Many of us develop problems with understanding and processing speech as we age, particularly in noisy settings like restaurants or bars. This phenomenon, new research at the University of Maryland suggests, is due to changes in the central auditory system that effectively slow or disrupt the way our brains process words.
The study involved 30 adults, young and old, who had normal hearing and no history of neurological disorders. Researchers presented these individuals with a number of speech syllables, progressively altering the frequency of the sounds and measuring their brain activity with small electrodes, and were able to identify substantial differences in how brains of varying ages processed words.
They found that the responses of older adults were significantly delayed compared to the responses of younger adults, particularly with ‘onsets’ and ‘offsets’ of syllables, the beginning and ends of words.
First author, Alessandro Presacco, a doctoral student in the Neuroscience and Cognitive Science program, said:
“Problems in processing complex sounds such as ‘da’ and ‘a’ could help explain their difficulties in understanding speech, particularly in noisy environments.”
Trouble Hearing Word Ends
Those difficulties suggest there is more to the challenges than impaired hearing. Principal investigator Samira Anderson, said:
“Although this phenomenon is commonly attributed to hearing loss, it’s often the case that adults with clinically ‘normal’ hearing still experience difficulty. I was surprised to see the sudden drop in response size in older adults in the later region of the vowel. It helps me to understand why older adults sometimes have trouble hearing the ends of words.”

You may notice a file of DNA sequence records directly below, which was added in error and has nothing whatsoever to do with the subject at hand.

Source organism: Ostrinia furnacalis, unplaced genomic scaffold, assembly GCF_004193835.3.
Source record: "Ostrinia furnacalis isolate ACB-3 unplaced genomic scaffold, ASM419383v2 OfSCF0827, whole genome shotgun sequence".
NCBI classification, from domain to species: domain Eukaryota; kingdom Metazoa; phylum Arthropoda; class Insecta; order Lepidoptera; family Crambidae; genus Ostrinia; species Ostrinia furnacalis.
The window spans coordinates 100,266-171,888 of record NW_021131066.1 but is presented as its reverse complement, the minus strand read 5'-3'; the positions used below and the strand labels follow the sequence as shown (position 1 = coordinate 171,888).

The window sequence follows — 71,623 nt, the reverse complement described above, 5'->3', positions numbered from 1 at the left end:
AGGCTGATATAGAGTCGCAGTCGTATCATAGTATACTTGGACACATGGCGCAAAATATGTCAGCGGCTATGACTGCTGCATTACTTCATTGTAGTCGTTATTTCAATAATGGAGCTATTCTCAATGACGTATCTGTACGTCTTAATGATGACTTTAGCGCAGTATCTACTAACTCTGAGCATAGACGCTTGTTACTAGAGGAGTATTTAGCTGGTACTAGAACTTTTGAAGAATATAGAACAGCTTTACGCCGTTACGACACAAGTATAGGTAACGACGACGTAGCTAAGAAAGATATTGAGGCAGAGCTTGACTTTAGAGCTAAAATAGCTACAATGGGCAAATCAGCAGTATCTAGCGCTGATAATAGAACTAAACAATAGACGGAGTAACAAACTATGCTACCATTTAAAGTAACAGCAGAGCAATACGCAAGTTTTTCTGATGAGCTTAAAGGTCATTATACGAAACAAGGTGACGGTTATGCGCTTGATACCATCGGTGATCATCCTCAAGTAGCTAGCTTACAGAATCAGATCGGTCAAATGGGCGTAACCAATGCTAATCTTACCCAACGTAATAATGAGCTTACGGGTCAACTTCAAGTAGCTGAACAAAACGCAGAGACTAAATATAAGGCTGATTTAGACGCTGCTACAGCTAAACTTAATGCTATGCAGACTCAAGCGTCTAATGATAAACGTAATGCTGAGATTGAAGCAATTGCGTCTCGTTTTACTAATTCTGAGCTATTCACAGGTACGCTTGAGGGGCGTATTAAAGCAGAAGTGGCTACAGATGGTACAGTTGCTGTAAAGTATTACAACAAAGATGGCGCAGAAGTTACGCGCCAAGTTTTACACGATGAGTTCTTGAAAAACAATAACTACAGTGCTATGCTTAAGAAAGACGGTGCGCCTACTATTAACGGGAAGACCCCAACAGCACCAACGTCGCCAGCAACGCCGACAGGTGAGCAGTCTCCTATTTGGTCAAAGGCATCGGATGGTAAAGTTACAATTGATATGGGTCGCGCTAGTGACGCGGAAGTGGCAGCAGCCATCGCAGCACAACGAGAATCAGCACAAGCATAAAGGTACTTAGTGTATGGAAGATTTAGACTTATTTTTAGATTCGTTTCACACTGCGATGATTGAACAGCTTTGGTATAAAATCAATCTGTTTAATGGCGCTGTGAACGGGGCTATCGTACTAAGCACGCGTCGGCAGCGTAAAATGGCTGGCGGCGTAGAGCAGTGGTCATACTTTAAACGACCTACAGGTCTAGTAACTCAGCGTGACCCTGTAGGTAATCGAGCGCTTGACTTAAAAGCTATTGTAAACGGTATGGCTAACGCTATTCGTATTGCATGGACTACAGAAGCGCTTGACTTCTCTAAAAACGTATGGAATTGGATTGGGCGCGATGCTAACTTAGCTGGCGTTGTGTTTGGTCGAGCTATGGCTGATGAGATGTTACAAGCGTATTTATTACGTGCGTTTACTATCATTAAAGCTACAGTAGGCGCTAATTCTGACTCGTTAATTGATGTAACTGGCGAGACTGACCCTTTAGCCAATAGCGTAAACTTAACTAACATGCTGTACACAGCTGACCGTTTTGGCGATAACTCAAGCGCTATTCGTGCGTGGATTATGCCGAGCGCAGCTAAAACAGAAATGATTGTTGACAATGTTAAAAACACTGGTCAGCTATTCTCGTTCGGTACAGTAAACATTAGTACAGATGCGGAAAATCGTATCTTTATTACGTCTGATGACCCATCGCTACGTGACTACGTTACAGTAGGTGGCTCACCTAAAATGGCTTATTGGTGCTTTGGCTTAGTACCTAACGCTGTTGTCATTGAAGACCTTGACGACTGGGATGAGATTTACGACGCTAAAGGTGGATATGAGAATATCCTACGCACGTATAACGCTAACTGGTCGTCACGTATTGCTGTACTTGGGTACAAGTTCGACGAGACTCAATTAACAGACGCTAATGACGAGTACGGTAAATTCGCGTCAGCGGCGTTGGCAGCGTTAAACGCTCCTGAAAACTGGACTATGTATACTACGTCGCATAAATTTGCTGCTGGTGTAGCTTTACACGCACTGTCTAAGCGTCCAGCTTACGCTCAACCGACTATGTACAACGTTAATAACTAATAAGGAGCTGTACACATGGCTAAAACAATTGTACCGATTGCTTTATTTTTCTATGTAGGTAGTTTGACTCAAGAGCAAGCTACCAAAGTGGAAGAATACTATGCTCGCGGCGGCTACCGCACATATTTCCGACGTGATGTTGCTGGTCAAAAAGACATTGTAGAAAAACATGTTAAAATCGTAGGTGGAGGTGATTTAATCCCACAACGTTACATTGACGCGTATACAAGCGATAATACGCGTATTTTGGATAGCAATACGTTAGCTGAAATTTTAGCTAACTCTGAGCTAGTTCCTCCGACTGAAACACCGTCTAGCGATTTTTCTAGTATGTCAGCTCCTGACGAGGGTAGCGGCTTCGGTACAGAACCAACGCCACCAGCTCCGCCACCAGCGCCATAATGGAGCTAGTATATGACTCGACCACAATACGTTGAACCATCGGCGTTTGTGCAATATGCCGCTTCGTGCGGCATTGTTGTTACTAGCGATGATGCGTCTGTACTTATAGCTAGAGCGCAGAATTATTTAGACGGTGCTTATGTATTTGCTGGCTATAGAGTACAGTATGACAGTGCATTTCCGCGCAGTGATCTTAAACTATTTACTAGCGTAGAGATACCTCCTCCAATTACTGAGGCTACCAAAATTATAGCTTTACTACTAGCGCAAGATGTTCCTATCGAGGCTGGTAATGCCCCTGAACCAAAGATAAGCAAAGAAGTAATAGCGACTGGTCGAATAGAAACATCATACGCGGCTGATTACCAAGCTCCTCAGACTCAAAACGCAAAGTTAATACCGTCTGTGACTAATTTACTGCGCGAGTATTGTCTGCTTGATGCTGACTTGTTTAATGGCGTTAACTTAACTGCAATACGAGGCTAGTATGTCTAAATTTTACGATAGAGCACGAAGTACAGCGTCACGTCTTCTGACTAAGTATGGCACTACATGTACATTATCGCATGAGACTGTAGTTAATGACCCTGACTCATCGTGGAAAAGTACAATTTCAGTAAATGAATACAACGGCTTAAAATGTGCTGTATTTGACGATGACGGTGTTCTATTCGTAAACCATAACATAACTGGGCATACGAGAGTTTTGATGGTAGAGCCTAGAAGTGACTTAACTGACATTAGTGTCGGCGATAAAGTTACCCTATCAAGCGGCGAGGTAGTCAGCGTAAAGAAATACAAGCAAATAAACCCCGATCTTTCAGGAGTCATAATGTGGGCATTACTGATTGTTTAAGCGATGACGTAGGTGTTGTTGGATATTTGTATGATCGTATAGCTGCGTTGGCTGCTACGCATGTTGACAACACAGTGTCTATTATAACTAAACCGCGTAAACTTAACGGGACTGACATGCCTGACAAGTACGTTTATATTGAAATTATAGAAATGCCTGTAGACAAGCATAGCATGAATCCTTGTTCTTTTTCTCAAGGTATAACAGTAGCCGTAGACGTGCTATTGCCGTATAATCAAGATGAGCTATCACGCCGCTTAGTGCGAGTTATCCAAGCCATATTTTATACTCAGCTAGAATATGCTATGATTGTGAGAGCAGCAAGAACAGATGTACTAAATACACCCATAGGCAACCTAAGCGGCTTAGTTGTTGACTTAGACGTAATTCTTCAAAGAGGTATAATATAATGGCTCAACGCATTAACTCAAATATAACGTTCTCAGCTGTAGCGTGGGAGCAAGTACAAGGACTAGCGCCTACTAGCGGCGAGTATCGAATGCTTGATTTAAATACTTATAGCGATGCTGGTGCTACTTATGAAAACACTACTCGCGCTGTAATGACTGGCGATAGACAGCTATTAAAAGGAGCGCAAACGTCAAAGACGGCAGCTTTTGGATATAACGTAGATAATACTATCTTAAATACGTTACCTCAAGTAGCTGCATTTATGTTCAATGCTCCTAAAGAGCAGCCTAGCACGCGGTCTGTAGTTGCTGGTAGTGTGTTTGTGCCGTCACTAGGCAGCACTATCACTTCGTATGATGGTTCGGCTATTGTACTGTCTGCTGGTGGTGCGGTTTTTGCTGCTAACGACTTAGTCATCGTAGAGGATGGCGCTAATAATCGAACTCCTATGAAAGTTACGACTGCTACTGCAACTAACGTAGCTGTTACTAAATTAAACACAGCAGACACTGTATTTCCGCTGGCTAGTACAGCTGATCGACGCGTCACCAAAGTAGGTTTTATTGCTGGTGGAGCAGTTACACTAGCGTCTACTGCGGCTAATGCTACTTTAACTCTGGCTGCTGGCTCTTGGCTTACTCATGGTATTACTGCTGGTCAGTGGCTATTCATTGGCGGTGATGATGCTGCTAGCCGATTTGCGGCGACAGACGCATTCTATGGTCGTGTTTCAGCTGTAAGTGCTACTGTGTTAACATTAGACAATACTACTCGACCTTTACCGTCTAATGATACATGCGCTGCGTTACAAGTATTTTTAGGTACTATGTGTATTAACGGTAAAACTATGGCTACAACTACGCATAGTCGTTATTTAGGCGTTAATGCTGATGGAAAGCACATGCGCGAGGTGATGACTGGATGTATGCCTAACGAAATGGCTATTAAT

The team found that there are many possible contributors to the language processing challenges for adults. They range from the brain’s ability to accurately process speech to its inability to sustain neural firing for the duration of the speech.
The study contributes vital information to the goal of understanding exactly why aging minds struggle with words and sounds. By identifying the root cause of language processing difficulties, and mapping how the brain responds to different stimuli, researchers can develop revolutionary therapies and treatments for aging adults.
“There’s a lot we don’t know. These findings are a critical, but incremental contribution to our understanding. Studies like this are helping scientists identify not only the causes of language processing issues, but where the breakdown is occurring specifically,” Anderson said. “Can we draw direct connections between speech processing and perception? Can we train the brain to process language information more efficiently—especially in terms of helping older adults regain lost functionality? These are the types of revolutionary questions we’re trying to answer.”